Fallin  MD;  Lasseter  VK;  Avramopoulos  D;  Nicodemus  KK;  Wolyniec  PS;  McGrath  JA;  Steel  G;  Nestadt  G;  Liang  KY;  Huganir  RL;  Valle  D;  Pulver  AE:  Bipolar I disorder and schizophrenia: a 440-single-nucleotide polymorphism screen of 64 candidate genes among Ashkenazi Jewish case-parent trios.  Am J Hum Genet 2005; 77:918—936
[CrossRef] | [PubMed]
 
Nurnberger  JI  Jr;  Blehar  MC;  Kaufmann  CA;  York-Cooler  C;  Simpson  SG;  Harkavy-Friedman  J;  Severe  JB;  Malaspina  D;  Reich  T:  Diagnostic Interview for Genetic Studies: rationale, unique features, and training.  Arch Gen Psychiatry 1994; 51:849—859
[PubMed]
[CrossRef]
 
Schmidt  M:  Rey Auditory and Verbal Learning Test: A Handbook.  Los Angeles,  Western Psychological Services, 1996
 
Reitan  RM;  Wolfson  D:  The Halstead-Reitan Neuropsychological Test Battery: Theory and Clinical Interpretation, 2nd ed.  Tucson, Ariz,  Neuropsychology Press, 1993
 
Wechsler  D:  WAIS-IV: Technical and Scoring Manual.  San Antonio, Tex,  Pearson, 2008
 
Heaton  RK;  Chellune  CJ;  Talley  JL;  Kay  GG;  Curtiss  G:  Wisconsin Card Sorting Test Manual: Revised and Expanded.  Odessa, Fla,  Psychological Assess-ment Resources, 1993
 
Spreen  O;  Strauss  E:  A Compendium of Neuropsychological Tests and Norms, 2nd ed.  New York,  Oxford University Press, 1998
 
Cornblatt  BA;  Risch  NJ;  Faris  G;  Friedman  D;  Erlenmeyer-Kimling  L:  The Continuous Performance Test, Identical Pairs Version (CPT-IP), I: new findings about sustained attention in normal families.  Psychiatry Res 1988; 26:223—238
[CrossRef] | [PubMed]
 
Jastak  S:  Wide-Range Achievement Test, 3rd ed.  San Antonio, Tex,  Wide Range, Inc, 1993
 
Beck  AT;  Steer  RA;  Brown  GK:  Manual for the Beck Depression Inventory-II.  San Antonio, Tex,  Psychological Corp, 1996
 
Lorr  M;  McNair  DM:  Manual: Profile of Mood States-Bipolar Form.  San Diego,  Educational and Industrial Testing Service, 1968
 
Kay  SR;  Fiszbein  A;  Opler  LA:  The Positive and Negative Syndrome Scale (PANSS) for schizophrenia.  Schizophr Bull 1987; 13:261—276
[PubMed]
 
White  L;  Harvey  PD;  Opler  L;  Lindenmayer  JP:  Empirical assessment of the factorial structure of clinical symptoms in schizophrenia: a multisite, multimodel evaluation of the factorial structure of the Positive and Negative Syndrome Scale.  Psychopathology 1997; 30:263—274
[CrossRef] | [PubMed]
 
Patterson  TL;  Goldman  S;  McKibbin  CL;  Hughs  T;  Jeste  DV:  UCSD Performance-Based Skills Assessment: development of a new measure of everyday func-tioning for severely mentally ill adults.  Schizophr Bull 2001; 27:235—245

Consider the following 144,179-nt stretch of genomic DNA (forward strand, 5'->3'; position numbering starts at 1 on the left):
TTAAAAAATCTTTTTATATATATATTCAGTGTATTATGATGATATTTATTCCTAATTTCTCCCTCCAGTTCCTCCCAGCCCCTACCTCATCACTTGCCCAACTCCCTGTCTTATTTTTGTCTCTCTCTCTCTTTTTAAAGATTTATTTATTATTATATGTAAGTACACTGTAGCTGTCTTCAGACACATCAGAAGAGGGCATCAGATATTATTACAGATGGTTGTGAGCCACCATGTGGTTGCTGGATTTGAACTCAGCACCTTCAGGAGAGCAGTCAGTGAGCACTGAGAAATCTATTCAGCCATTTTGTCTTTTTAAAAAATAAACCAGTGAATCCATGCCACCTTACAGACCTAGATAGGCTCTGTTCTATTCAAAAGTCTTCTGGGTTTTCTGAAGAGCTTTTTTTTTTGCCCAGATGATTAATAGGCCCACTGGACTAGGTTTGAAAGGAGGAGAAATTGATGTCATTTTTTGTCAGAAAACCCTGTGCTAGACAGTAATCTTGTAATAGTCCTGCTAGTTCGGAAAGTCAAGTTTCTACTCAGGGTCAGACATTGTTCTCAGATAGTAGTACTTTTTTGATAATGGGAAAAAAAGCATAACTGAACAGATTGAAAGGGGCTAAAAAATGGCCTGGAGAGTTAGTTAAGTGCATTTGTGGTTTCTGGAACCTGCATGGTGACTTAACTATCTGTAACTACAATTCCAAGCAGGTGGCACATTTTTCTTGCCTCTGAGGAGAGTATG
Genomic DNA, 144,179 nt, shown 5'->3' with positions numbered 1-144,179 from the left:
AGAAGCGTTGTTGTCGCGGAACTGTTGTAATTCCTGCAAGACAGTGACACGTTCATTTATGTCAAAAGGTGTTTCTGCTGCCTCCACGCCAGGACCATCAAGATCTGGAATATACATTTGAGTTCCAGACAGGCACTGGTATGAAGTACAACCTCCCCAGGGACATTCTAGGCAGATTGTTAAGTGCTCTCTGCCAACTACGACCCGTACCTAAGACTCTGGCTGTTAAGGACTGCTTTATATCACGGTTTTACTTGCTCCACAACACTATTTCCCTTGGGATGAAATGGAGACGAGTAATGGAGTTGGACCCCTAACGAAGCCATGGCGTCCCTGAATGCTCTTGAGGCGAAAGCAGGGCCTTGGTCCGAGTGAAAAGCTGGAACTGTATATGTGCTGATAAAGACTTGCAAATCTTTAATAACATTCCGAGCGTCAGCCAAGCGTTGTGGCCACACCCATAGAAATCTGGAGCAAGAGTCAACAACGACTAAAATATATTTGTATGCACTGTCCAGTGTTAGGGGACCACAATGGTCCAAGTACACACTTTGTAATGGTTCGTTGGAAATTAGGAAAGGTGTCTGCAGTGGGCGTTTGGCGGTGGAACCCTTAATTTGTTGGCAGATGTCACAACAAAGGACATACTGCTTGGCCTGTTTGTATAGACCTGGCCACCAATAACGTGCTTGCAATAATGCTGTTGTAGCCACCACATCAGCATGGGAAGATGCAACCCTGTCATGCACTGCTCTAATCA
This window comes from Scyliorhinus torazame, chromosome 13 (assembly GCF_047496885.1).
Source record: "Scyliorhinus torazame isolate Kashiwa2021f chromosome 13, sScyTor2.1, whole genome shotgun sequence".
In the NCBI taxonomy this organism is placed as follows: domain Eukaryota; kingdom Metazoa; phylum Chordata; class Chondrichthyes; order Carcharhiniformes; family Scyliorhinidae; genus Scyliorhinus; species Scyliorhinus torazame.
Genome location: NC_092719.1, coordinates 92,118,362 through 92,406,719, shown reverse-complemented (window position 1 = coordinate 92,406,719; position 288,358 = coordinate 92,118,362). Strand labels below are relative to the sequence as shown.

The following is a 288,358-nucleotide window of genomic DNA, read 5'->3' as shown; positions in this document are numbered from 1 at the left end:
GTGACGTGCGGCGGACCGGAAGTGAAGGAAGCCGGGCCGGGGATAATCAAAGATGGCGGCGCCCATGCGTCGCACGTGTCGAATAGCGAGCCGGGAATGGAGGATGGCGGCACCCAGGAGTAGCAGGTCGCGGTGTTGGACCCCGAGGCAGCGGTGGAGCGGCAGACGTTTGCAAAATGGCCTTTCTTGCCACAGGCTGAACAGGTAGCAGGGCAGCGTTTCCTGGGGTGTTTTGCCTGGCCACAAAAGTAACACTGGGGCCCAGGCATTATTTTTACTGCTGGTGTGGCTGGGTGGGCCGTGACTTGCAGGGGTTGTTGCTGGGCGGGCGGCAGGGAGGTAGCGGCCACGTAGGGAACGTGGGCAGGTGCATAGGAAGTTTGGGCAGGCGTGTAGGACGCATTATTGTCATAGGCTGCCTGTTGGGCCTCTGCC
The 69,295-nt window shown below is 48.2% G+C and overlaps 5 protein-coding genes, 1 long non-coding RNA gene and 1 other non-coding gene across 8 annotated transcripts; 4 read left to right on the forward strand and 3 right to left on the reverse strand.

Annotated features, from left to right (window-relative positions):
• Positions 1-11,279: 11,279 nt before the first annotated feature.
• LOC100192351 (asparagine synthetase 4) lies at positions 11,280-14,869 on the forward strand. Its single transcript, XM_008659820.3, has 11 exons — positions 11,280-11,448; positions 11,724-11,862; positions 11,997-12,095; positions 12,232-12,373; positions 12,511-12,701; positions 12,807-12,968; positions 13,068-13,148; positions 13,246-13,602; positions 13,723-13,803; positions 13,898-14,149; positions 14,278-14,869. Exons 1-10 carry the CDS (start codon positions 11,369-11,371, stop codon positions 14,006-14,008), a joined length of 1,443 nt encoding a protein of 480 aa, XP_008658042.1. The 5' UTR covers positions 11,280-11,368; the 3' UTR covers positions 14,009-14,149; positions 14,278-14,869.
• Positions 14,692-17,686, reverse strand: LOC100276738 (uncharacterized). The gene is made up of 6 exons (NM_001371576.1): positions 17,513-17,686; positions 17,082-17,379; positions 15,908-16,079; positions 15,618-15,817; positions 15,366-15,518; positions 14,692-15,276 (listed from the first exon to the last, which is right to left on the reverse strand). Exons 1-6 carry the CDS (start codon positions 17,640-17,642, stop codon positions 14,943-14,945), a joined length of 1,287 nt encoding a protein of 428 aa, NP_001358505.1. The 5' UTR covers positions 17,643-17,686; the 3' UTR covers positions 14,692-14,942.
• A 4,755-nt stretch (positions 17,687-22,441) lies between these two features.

[PubMed]
[CrossRef]
 
Mausbach  BT;  Bowie  CR;  Harvey  PD;  Twamley  EW;  Goldman  SR;  Jeste  DV;  Patterson  TL:  Usefulness of the UCSD Performance-Based Skills Assessment (UPSA) for predicting residential independence in patients with chronic schizophrenia.  J Psychiatr Res 2008; 42:320—327
[CrossRef] | [PubMed]
 
Heaton  RK;  Marcotte  TD;  Mindt  MR;  Sadek  J;  Moore  DJ;  Bentley  H;  McCutchan  JA;  Reicks  C;  Grant  I;  (HNRC Group):  The impact of HIV-associated neuro-psychological impairment on everyday functioning.  J Int Neuropsychological Soc 2004; 10:317—331
 
Patterson  TL;  Moscona  S;  McKibbin  CL;  Davidson  K;  Jeste  DV:  Social skills performance assessment among older patients with schizophrenia.  Schizophr Res 2001; 48:351—360
[CrossRef] | [PubMed]
 
Schneider  LC;  Struening  EL:  SLOF: a behavioral rating scale for assessing the mentally ill.  Soc Work Res Abstr 1983; 6:9—21
 
Chemerinski  E;  Bowie  C;  Anderson  H;  Harvey  PD:  Depression in schizophrenia: methodological artifact or distinct feature of the illness? J Neuropsychia-try Clin Neurosci 2008; 20:431—440
[CrossRef]
 
Simon  GE;  Bauer  MS;  Ludman  EJ;  Operskalski  BH;  Unutzer  J:  Mood symptoms, functional impairment, and disability in people with bipolar disorder: specific effects of mania and depression.  J Clin Psychiatry 2007; 68:1237—1245
[CrossRef] | [PubMed]
 
Leifker  FR;  Patterson  TL;  Heaton  RK;  Harvey  PD:  Validating measures of real-world outcome: the results of the VALERO Expert Survey and RAND Panel. Schizophr Bull (Epub ahead of print, Jun 12, 2009)
 
Green  MF;  Nuechterlein  KH:  The MATRICS initiative: developing a consensus cognitive battery for clinical trials.  Schizophr Res 2004; 72:1—3
[CrossRef] | [PubMed]
 
Miklowitz  DJ;  Otto  MW;  Frank  E;  Reilly-Harrington  NA;  Kogan  JN;  Sachs  GS;  Thase  ME;  Calabrese  JR;  Marangell  LB;  Ostacher  MJ;  Patel  J;  Thomas  MR;  Araga  M;  Gonzalez  JM;  Wisniewski  SR:  Intensive psychosocial intervention enhances functioning in patients with bipolar depression: results from a 9-month randomized controlled trial.  Am J Psychiatry 2007; 164:1340—1347
[CrossRef] | [PubMed]
 
References Container
+
+